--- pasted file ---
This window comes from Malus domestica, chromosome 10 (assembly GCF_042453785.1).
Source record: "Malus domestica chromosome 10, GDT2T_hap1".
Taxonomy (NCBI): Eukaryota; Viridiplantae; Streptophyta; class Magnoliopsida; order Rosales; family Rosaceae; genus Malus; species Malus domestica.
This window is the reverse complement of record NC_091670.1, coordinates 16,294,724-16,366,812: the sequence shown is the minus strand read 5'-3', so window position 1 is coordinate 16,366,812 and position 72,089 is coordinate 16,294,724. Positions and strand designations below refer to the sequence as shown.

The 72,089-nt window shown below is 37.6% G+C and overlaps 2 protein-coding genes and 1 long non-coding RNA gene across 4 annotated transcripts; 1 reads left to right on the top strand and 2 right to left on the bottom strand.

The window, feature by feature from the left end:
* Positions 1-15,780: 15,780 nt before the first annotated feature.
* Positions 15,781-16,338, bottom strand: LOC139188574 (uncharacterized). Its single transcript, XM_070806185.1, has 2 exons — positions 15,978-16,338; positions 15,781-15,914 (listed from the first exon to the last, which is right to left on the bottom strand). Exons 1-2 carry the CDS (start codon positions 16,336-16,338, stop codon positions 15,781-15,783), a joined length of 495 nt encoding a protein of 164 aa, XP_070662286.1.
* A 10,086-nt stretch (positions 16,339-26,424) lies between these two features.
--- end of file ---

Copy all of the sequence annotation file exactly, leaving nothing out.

This window comes from Malus domestica, chromosome 10 (assembly GCF_042453785.1).
Source record: "Malus domestica chromosome 10, GDT2T_hap1".
Taxonomy (NCBI): Eukaryota; Viridiplantae; Streptophyta; class Magnoliopsida; order Rosales; family Rosaceae; genus Malus; species Malus domestica.
This window is the reverse complement of record NC_091670.1, coordinates 16,294,724-16,366,812: the sequence shown is the minus strand read 5'-3', so window position 1 is coordinate 16,366,812 and position 72,089 is coordinate 16,294,724. Positions and strand designations below refer to the sequence as shown.

The 72,089-nt window shown below is 37.6% G+C and overlaps 2 protein-coding genes and 1 long non-coding RNA gene across 4 annotated transcripts; 1 reads left to right on the top strand and 2 right to left on the bottom strand.

The window, feature by feature from the left end:
* Positions 1-15,780: 15,780 nt before the first annotated feature.
* Positions 15,781-16,338, bottom strand: LOC139188574 (uncharacterized). Its single transcript, XM_070806185.1, has 2 exons — positions 15,978-16,338; positions 15,781-15,914 (listed from the first exon to the last, which is right to left on the bottom strand). Exons 1-2 carry the CDS (start codon positions 16,336-16,338, stop codon positions 15,781-15,783), a joined length of 495 nt encoding a protein of 164 aa, XP_070662286.1.
* A 10,086-nt stretch (positions 16,339-26,424) lies between these two features.